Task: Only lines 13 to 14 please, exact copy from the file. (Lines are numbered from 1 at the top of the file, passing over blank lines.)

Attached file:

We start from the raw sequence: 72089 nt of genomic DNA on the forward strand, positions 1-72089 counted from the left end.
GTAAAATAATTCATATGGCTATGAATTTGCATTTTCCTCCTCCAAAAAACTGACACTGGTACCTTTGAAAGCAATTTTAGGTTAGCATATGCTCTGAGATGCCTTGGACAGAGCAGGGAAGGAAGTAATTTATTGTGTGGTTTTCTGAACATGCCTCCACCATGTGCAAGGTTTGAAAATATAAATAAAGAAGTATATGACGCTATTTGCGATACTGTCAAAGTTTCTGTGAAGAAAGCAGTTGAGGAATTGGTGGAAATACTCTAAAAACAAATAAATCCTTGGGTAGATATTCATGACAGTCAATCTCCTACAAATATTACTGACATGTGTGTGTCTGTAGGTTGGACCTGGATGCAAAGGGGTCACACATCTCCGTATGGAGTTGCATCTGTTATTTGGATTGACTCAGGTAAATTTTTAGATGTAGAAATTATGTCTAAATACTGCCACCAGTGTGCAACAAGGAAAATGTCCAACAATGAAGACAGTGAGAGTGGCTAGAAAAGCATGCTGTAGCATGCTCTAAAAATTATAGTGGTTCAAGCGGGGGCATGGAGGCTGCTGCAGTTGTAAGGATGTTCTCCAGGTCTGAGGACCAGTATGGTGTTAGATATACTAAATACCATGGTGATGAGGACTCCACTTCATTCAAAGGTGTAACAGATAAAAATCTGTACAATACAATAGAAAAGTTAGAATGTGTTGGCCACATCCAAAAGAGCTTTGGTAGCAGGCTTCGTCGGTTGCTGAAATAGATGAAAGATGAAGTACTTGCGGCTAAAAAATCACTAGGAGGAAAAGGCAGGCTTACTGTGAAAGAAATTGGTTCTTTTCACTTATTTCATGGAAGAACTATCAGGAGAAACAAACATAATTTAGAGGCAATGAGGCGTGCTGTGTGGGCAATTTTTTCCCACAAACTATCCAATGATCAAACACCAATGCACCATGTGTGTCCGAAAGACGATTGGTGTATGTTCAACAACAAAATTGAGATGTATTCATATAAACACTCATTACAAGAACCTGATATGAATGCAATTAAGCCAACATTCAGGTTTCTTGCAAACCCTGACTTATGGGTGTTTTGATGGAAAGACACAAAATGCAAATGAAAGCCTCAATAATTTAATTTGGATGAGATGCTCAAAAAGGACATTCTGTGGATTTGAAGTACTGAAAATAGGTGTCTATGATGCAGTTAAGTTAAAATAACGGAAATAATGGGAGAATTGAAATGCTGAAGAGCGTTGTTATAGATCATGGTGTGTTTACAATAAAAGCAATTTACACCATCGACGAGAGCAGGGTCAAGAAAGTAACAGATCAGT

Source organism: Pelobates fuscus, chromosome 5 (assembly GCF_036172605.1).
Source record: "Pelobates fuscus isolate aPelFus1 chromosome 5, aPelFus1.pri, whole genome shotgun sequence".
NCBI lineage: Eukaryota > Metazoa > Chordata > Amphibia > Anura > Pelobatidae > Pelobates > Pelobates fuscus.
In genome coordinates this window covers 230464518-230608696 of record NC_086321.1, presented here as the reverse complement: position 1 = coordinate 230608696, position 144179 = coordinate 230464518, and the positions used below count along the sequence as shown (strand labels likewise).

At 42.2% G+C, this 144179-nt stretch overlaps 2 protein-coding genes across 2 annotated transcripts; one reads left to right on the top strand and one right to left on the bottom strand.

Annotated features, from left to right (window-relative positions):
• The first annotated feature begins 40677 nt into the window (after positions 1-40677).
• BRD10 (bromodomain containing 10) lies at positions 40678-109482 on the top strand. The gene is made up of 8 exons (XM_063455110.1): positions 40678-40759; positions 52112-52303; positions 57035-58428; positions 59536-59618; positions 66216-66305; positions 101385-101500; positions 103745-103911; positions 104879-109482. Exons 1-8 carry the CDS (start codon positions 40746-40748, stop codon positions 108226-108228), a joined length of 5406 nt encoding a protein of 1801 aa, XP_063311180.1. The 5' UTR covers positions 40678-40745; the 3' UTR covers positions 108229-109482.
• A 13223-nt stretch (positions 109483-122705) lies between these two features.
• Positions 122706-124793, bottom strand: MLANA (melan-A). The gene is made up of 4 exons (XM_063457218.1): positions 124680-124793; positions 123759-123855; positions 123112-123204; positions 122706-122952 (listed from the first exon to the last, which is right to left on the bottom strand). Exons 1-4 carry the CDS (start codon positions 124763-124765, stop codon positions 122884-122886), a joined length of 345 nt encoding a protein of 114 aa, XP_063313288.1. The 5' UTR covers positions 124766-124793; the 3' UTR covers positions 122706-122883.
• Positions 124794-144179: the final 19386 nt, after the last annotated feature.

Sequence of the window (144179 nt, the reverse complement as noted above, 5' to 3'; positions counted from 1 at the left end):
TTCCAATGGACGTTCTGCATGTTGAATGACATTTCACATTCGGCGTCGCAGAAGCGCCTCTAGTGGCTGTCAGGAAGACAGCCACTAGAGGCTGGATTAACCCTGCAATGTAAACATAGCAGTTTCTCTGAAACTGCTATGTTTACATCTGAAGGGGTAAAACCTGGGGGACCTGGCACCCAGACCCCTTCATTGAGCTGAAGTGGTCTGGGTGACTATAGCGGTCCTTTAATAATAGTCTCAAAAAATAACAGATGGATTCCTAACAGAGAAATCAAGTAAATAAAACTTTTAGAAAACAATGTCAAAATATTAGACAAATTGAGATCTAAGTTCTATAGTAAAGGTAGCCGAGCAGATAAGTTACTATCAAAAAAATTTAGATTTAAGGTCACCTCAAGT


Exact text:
• Positions 124794-144179: the final 19386 nt, after the last annotated feature.

Sequence of the window (144179 nt, the reverse complement as noted above, 5' to 3'; positions counted from 1 at the left end):